Kris Uy: Kristopheruy.wordpress.com

      • White Dragon says:

        Don’t worry I am not offended. I did not take it that way, I just wanted to explain that I do believe in self control but the situations I was in there was not time, just reaction. I won some and lost some. Was in a few serious fights in a self defense situation where I was randomly attacked. I was lucky to survive.

        Now about your sport Taekwondo career, that sounds awesome! Good for you and it must be great to train, and be able to eat without worrying. Are you a Filipino national? Where are you originally from? Where were you born?
        I love the philippines and have been there before.

        Yes, the oldschool Olympic sparring style was a real fight like how boxing was a fight. It was about causing damage to punch and kick hard and use realistic fight tactics. Whith the eletronic hogu and the way the rules have changed several times over the ecades it is now a bit boring to people like me. There is no real fight just a way to game the system and work the rules to your advantage to tap the chest gear for points or so a dropping spin kick to avoid getting hit back. Then a lot of set-sets. It’s pretty boring and the way so many of the top sportists kiap is so freaking dumb. The TOOWWW OWWW OW OWOWWWOOOO all high pitched has become such an annoying inflection and nothing you should do for a real kiap. Even poomsae which is not sparring still kiaps normal like a real man. It’s the stylish show offs that annoy me. And spending your entire life training for a game like that and not studying the full martial art of Taekwondo, then sucking at poomsae and having no clue about self defense (hoshinsool) yet they are masters. I find it sad how Taekwondo has degraded.
        But for you I am not saying you should not compete, I competed enough in my life and it was enjoyable and had good training. A few olympic sparring techniques are applicable to real fighting as well and it is good training.

        Good luck and hopefully you choose to study Taekwondo techniques for self defense because our martial art has everything you need. You don’t need to study krav maga or something.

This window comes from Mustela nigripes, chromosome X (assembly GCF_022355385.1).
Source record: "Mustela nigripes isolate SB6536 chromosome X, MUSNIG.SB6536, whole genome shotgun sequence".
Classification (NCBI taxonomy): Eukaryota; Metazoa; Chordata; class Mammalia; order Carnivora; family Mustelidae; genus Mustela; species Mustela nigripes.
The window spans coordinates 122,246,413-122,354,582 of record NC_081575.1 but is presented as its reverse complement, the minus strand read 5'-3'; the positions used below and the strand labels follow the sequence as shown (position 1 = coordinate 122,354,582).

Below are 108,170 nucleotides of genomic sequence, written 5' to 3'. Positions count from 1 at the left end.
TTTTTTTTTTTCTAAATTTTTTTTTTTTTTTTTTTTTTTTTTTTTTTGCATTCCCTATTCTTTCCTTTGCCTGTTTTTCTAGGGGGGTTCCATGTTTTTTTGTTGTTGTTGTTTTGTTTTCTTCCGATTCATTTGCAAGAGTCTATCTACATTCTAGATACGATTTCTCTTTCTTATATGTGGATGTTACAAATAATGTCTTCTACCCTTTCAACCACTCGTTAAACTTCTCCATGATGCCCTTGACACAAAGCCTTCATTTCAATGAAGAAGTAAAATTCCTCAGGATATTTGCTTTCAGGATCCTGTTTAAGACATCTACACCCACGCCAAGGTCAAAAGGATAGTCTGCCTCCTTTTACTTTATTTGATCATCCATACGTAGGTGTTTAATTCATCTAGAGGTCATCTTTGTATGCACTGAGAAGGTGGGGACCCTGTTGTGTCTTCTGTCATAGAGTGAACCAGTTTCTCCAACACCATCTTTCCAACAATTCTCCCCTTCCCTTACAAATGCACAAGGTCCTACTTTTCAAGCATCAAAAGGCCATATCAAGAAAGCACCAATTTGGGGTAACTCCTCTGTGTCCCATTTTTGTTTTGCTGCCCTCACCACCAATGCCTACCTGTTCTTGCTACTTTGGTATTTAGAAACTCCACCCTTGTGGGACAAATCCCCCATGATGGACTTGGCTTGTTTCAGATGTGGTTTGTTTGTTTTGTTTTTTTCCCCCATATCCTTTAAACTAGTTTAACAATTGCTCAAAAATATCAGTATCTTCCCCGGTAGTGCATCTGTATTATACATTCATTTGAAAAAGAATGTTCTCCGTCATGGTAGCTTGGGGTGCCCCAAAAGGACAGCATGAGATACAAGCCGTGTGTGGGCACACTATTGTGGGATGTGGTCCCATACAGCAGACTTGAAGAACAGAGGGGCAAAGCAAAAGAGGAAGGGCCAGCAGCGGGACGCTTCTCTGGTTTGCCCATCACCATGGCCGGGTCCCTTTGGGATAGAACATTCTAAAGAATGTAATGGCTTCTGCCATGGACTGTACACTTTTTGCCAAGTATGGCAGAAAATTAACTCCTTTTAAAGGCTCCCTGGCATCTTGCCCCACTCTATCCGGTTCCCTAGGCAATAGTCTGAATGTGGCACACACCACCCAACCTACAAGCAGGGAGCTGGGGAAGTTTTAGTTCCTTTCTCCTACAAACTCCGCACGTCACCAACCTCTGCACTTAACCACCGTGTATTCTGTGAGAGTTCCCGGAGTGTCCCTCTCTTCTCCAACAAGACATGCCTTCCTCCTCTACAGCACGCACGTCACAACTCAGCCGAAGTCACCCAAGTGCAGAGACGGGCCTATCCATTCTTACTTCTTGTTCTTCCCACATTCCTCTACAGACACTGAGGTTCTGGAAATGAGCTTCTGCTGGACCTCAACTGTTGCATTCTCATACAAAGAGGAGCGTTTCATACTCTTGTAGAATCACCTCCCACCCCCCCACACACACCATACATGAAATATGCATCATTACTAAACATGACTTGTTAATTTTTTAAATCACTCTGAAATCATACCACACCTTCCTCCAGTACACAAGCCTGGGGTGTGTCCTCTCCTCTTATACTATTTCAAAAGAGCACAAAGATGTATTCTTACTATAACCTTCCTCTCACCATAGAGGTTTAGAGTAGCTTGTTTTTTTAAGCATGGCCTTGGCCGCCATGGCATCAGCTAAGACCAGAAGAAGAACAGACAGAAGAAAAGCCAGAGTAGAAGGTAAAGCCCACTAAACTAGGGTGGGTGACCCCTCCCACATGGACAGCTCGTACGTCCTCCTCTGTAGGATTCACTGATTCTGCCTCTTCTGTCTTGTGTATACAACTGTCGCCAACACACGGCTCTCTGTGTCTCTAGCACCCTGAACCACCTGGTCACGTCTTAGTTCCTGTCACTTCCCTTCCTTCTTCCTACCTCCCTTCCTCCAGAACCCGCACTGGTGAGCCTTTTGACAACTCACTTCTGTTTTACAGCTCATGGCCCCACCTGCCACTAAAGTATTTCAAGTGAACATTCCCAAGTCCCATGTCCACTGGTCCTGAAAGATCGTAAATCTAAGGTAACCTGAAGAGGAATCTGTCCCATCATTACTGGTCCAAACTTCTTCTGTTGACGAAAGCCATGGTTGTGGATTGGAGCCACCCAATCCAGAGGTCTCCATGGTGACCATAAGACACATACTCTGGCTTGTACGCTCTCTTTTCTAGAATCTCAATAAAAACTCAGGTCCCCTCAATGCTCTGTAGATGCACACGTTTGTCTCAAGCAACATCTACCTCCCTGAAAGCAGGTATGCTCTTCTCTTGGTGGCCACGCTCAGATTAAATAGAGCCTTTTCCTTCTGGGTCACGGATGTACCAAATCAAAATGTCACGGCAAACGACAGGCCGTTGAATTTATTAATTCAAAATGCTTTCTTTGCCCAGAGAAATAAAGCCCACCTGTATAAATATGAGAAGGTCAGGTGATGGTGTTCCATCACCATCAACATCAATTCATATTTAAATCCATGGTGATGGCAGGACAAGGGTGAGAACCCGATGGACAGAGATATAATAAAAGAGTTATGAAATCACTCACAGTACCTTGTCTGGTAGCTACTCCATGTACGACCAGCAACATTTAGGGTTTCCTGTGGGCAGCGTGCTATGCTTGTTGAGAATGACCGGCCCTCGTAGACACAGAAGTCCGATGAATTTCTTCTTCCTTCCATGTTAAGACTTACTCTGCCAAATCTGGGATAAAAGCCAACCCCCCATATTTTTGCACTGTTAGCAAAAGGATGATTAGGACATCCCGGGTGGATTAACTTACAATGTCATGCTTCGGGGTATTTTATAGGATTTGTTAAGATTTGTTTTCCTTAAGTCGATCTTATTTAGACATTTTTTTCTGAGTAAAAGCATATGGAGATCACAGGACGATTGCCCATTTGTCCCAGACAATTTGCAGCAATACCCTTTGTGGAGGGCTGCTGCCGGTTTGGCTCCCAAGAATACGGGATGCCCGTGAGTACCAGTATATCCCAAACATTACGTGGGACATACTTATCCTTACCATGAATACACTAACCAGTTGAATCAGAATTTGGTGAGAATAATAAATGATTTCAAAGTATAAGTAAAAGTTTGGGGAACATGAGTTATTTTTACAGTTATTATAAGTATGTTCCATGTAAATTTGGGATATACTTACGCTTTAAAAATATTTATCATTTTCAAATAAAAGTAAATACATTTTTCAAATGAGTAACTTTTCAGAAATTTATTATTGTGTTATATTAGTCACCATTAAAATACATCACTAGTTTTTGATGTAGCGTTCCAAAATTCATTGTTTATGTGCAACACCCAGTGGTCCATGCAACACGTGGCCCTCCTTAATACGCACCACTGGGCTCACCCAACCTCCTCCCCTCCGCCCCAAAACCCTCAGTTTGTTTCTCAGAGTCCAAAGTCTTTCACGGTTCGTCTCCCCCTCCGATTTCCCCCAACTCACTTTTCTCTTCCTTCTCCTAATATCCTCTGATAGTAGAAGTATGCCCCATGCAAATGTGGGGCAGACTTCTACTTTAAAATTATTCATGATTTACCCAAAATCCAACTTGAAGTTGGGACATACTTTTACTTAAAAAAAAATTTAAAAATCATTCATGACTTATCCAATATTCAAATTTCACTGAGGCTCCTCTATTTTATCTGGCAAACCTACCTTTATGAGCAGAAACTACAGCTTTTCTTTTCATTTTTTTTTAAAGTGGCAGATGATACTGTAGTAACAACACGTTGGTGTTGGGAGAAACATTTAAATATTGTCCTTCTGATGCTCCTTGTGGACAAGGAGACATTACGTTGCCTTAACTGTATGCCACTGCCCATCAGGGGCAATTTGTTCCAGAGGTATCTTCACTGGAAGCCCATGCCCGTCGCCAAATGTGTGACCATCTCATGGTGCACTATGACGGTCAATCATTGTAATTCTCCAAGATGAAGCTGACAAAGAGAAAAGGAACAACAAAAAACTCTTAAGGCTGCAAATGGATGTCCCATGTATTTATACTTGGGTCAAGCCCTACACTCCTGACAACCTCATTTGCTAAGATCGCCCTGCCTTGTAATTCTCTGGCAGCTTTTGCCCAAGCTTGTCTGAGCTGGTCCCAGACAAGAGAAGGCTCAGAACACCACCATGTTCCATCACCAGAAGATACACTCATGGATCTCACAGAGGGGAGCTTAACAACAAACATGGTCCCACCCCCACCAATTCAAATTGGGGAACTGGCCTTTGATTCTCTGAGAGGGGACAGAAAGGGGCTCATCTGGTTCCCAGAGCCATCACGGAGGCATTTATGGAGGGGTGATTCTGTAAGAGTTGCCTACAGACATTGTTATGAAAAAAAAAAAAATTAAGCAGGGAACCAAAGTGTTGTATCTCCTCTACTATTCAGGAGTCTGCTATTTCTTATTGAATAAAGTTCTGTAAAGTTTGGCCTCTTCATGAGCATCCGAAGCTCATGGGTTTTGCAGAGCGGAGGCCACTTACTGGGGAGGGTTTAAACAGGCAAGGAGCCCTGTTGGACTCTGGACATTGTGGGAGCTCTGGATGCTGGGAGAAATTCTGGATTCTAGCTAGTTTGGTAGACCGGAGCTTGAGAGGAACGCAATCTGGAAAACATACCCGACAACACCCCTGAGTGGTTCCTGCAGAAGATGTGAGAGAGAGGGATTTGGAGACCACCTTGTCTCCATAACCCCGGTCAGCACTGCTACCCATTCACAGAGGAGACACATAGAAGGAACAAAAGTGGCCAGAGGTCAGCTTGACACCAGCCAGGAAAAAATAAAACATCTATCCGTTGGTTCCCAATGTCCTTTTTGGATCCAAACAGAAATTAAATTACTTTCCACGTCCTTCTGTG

• Kris Uy says:

        Interesting points and perspective. You definitely could be right. Currently on the go but to answer your question I’m half Filipino, born in Cali but got dual citizenship when I was 21, which made everything all good for me to head over!

      • White Dragon says:

        Oh wow ok. And you started in California with TAekwondo and then left to the philippines? very cool man. Maybe if I ever go back I could train with you. Who knows.

      • White Dragon says:

        Hey man I read your blog some. Are you a Christian? I am too. Pretty cool.

        I also have another blog about Christianity. Anyway, what rank are you in Taekwondo?

      • Kris Uy says:

        Hey man, I was raised in a Catholic house but right now I’m also looking at Christianity. That’s pretty cool though man! Link?
        In Taekwondo I’m actually still first dan, well technically poom. I got my blackbelt when i was 12 and specifically just to fight in the division and have just been fighting ever since haha. What about you?

      • White Dragon says:

        How many years have you trained?

        I am 3rd dan, but trained for 20 years practicing a lot. So you are still 1st an an never ranked past it yet?

        go to whitedragonawa.wordpress.com but if you are catholic you will not like it, but who knows.

      • Kris Uy says:

        Hey man, been training since I was like 4, so that makes 21 years? and yea I never opted to take the test for my second… or my third… or even my 4th? haha.
        I do believe its what you put into the belt that makes you a black belt, not the color or the dan.

      • White Dragon says:

        I agree about the color of the belt you said. But if you had the options to test why didn’t you? I simply did not test due to various reasons, and now I am only 3rd. If I tested on time I would be 6th.
        Sop you are 25 years old? With these 21 years did you ONLY train olympic sparring? If so you sure missed a lot of techniques you could have perfected over that time along with olympic sparring.

      • Kris Uy says:

        I did’t test because I knew I loved the sport and that’s all I wanted to do. I’ve been doing Olympic Style since I was 4, but I decided I only wanted to do that when I was 8, so since I was 8.
        I know I’ve missed many opportunities to learn other things but I’m okay with that because I’m following my passion. Just as your passion is in the branch of self defense, mine resonates within the sport